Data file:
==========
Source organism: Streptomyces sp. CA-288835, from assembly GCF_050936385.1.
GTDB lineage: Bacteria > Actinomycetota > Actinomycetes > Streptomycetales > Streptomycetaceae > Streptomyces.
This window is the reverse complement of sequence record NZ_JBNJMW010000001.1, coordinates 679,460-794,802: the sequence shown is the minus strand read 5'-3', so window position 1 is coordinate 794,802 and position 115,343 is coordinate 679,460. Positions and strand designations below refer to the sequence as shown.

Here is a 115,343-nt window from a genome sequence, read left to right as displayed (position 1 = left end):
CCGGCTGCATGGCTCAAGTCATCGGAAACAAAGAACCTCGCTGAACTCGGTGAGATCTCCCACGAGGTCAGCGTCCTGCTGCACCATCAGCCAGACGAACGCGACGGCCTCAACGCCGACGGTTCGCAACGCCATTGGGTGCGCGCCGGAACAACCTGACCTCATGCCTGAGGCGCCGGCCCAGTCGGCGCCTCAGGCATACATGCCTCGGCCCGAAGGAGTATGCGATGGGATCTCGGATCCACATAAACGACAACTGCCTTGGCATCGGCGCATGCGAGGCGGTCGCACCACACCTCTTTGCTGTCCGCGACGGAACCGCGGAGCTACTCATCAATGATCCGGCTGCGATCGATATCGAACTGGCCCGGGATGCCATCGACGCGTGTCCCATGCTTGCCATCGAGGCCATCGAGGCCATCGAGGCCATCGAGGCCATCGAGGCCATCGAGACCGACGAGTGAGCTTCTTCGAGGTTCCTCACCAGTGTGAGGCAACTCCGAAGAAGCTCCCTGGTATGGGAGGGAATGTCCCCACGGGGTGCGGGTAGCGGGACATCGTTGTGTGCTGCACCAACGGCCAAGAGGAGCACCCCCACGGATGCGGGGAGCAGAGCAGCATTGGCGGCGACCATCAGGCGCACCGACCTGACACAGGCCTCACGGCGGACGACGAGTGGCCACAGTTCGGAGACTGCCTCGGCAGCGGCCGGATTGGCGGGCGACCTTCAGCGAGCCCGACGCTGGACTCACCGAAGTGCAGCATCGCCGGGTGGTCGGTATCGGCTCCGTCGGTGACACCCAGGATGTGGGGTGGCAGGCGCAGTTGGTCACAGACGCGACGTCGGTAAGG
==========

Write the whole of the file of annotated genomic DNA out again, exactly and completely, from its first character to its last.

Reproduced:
Source organism: Streptomyces sp. CA-288835, from assembly GCF_050936385.1.
GTDB lineage: Bacteria > Actinomycetota > Actinomycetes > Streptomycetales > Streptomycetaceae > Streptomyces.
This window is the reverse complement of sequence record NZ_JBNJMW010000001.1, coordinates 679,460-794,802: the sequence shown is the minus strand read 5'-3', so window position 1 is coordinate 794,802 and position 115,343 is coordinate 679,460. Positions and strand designations below refer to the sequence as shown.

Here is a 115,343-nt window from a genome sequence, read left to right as displayed (position 1 = left end):
CCGGCTGCATGGCTCAAGTCATCGGAAACAAAGAACCTCGCTGAACTCGGTGAGATCTCCCACGAGGTCAGCGTCCTGCTGCACCATCAGCCAGACGAACGCGACGGCCTCAACGCCGACGGTTCGCAACGCCATTGGGTGCGCGCCGGAACAACCTGACCTCATGCCTGAGGCGCCGGCCCAGTCGGCGCCTCAGGCATACATGCCTCGGCCCGAAGGAGTATGCGATGGGATCTCGGATCCACATAAACGACAACTGCCTTGGCATCGGCGCATGCGAGGCGGTCGCACCACACCTCTTTGCTGTCCGCGACGGAACCGCGGAGCTACTCATCAATGATCCGGCTGCGATCGATATCGAACTGGCCCGGGATGCCATCGACGCGTGTCCCATGCTTGCCATCGAGGCCATCGAGGCCATCGAGGCCATCGAGGCCATCGAGGCCATCGAGACCGACGAGTGAGCTTCTTCGAGGTTCCTCACCAGTGTGAGGCAACTCCGAAGAAGCTCCCTGGTATGGGAGGGAATGTCCCCACGGGGTGCGGGTAGCGGGACATCGTTGTGTGCTGCACCAACGGCCAAGAGGAGCACCCCCACGGATGCGGGGAGCAGAGCAGCATTGGCGGCGACCATCAGGCGCACCGACCTGACACAGGCCTCACGGCGGACGACGAGTGGCCACAGTTCGGAGACTGCCTCGGCAGCGGCCGGATTGGCGGGCGACCTTCAGCGAGCCCGACGCTGGACTCACCGAAGTGCAGCATCGCCGGGTGGTCGGTATCGGCTCCGTCGGTGACACCCAGGATGTGGGGTGGCAGGCGCAGTTGGTCACAGACGCGACGTCGGTAAGG